Larry Gerlach, Society for American Baseball Research, January 4, 2012.


Augie the coal miner — and failed player


Like so many young boys in the Great Depression years and the 1940s, Augie dreamed of making the major leagues as a player. That never occurred, though he tried to do so,


I was a decent, scrappy shortstop, so decided to give pro baseball a try. My father was very encouraging as a way of getting out of the mines. Tom Monaghan, the famous scout, signed me with the St. Louis Browns. I started out in the local Penn State League [Class D Pennsylvania Association], but it folded financially. Then I played in the Kitty League [Class D Kentucky-Illinois-Tennessee], and was sent back to the Penn State League with Beaver Falls. I only played l4 games [batting .266] when the league folded again in l938, so I went back to the mines.


I was loading coal when World War II broke out. Being single, I figured I was near to being drafted, so I enlisted in the Air Force. Like a lot of young guys, I felt it was something I had to do, not to escape the mines but because you just felt it was up to you to get into it. My basic training was at Lowry Field near Denver, Colorado. When they found out I was a ballplayer, they offered me the rank of staff sergeant if I would play for the base team. So I played ball while going to armor and gunnery school.


Larry Gerlach, Society for American Baseball Research, January 4, 2012.

The POW


Augie Donatelli knew that he had signed up for a very difficult mission. He fully comprehended the dangers, and then in 1944, it occurred,


I went into combat in October 1943 and flew l8 missions as a tail gunner on a B-l7 before getting shot down. I’ll never forget it. We were shot down before the [June 6, 1944, D-Day] invasion, on the first daylight bomber raid on Berlin [March 6, 1944]. It was a rough mission – fighters diving at us, 20-millimeter shells exploding all around. We flew into the clouds to hide. What action!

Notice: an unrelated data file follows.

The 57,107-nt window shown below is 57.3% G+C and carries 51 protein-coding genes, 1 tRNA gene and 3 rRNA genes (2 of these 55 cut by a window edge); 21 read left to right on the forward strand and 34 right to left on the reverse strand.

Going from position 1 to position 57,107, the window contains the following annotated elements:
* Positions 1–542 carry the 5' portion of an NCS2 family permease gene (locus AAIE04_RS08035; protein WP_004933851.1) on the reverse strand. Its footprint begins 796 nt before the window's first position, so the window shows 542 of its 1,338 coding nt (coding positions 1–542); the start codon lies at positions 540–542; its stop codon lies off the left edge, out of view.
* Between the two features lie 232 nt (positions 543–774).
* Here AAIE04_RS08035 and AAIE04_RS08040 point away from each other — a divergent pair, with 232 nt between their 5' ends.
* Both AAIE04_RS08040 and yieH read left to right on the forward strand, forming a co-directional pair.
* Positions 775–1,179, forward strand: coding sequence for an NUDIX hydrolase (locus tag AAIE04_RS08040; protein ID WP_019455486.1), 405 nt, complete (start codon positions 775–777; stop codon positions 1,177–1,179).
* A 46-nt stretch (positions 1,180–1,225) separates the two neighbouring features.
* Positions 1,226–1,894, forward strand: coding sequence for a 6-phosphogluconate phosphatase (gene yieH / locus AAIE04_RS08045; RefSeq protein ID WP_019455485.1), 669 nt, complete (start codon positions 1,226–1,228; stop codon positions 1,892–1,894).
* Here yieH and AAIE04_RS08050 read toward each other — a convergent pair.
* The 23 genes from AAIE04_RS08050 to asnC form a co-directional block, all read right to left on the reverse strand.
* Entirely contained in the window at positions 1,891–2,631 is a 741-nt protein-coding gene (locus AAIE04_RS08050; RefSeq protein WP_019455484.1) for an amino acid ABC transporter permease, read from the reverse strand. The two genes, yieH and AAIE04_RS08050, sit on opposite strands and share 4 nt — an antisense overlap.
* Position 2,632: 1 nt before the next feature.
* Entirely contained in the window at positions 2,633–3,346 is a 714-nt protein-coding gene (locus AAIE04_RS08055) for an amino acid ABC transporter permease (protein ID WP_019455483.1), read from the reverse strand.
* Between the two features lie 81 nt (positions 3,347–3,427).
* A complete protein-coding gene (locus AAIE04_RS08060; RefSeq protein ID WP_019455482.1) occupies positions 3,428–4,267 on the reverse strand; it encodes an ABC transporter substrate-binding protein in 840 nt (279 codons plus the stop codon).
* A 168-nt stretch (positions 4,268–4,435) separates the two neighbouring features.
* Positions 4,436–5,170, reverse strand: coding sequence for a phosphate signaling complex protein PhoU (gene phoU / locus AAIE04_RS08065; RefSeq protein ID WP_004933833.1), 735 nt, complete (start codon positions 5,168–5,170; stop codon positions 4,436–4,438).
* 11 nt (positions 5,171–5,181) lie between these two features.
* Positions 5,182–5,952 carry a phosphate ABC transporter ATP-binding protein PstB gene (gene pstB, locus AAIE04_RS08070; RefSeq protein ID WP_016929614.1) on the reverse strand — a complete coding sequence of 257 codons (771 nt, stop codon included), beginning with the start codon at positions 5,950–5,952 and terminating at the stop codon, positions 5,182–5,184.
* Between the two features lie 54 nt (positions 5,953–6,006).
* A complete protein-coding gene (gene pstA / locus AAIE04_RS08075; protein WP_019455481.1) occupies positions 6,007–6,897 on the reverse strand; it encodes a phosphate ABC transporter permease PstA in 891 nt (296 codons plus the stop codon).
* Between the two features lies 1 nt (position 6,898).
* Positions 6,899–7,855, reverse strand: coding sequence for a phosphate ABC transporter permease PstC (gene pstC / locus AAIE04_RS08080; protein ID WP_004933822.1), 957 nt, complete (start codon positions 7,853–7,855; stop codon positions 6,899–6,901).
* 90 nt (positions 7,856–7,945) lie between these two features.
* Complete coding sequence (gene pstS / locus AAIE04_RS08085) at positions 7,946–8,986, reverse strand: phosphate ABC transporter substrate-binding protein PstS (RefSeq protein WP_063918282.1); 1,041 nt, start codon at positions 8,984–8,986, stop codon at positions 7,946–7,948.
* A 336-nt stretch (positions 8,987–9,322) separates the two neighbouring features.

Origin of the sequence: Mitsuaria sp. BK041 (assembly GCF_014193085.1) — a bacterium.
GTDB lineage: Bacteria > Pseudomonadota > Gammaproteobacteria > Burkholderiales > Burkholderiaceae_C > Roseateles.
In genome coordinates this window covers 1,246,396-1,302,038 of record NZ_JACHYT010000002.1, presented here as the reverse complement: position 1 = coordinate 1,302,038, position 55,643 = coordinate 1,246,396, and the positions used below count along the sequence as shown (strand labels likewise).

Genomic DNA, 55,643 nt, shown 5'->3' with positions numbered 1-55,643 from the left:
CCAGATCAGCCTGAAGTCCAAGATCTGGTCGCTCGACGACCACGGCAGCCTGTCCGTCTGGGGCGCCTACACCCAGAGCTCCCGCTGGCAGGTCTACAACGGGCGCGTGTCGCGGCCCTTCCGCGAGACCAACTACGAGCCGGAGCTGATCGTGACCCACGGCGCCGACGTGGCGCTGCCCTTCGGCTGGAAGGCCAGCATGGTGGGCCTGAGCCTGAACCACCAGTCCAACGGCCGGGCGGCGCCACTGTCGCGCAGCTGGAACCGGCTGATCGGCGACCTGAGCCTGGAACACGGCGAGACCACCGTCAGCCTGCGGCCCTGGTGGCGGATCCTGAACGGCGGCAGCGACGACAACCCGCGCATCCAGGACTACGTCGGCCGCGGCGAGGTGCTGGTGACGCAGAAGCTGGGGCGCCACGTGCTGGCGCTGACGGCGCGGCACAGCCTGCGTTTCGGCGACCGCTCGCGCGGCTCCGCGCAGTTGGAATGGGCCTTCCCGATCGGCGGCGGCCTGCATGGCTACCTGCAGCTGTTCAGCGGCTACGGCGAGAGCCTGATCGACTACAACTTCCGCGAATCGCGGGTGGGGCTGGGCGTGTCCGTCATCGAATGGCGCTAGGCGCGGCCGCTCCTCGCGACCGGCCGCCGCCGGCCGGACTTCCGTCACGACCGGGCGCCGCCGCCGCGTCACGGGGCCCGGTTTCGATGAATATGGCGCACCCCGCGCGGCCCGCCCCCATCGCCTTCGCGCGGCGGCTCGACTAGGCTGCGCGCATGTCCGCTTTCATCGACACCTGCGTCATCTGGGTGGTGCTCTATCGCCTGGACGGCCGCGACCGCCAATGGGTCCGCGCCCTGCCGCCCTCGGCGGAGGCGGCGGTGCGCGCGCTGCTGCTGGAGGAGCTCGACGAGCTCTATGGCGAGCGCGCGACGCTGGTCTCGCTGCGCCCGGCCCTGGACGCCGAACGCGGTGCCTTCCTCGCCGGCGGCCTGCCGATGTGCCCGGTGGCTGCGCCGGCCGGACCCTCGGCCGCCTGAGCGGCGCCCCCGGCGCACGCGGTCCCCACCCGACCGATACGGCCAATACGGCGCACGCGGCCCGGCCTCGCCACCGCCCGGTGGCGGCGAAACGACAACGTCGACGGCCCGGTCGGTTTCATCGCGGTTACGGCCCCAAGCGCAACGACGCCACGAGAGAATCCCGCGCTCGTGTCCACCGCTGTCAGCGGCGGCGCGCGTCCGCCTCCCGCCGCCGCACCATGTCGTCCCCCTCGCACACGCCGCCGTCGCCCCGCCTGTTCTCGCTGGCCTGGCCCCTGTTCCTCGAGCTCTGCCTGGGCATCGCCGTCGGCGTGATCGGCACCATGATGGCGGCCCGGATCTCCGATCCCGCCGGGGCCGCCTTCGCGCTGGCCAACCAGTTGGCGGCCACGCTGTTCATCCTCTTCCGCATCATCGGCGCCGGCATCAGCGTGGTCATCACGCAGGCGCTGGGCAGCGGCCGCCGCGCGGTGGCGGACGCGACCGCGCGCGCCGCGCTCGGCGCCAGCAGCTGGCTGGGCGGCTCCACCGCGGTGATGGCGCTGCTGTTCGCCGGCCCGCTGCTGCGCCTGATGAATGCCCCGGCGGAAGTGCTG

That day 68 bombers were shot down. We got hit, so the crew bailed out. I got captured and taken to Frankfurt. I spent about 15 months in prison camps. We changed camps three times; the Germans kept moving us around so the Russians couldn’t liberate us.


Larry Gerlach, Society for American Baseball Research, January 4, 2012


Augie in the Pow Camp


Led to his umpiring career


Ironically, that terrible experience led to his lifetime career,


Believe it or not, I started umpiring in the prison camp at Heydekrug. When I bailed out, I broke a bone in my ankle and couldn’t do anything for a time. The guys played softball for recreation. There were lots of English POWs in the camp; some of them had been there for three years. They had a few softballs and bats, but almost no other equipment. Each of the barracks had a team, so there were games going on all the time. I would sit on the sidelines and watch the games – good gosh, what unbelievable rhubarbs they had over rules and judgment calls.


They couldn’t find any good umpires. Some of the guys found out that I had played ball and asked me if I had ever umpired. I had never umpired before and it didn’t strike me that I should umpire. But I wanted to see that the games were run right and by the rules, so I started umpiring and was put on the rules committee.


Larry Gerlach, Society for American Baseball Research, January 4, 2012

Augie behind the plate, first SI cover, 1954


Formation of the union


Augie Donatelli became a persona non grata in the offices of MLB. That was because he was the motivating force in the formation the MLB Umpires Association, one that led to the umpires being paid more with better benefits and retirement,


And the Association was damn important to me. It went through, and it certainly is helping the boys who are in there now. It helped us a lot too, but it is too bad that we couldn’t have been of the age where we could have enjoyed it more. I wanted to include the old fellows already on pension, but the boys wouldn’t go for it. Today the Umpires Association is very powerful. Now the boys get just about whatever they ask for. But then we were risking our jobs just to get it organized. Things are so much better now – pension, working conditions, everything.


Larry Gerlach, Society for American Baseball Research, January 4, 2012


To read the entire story, you can find it here: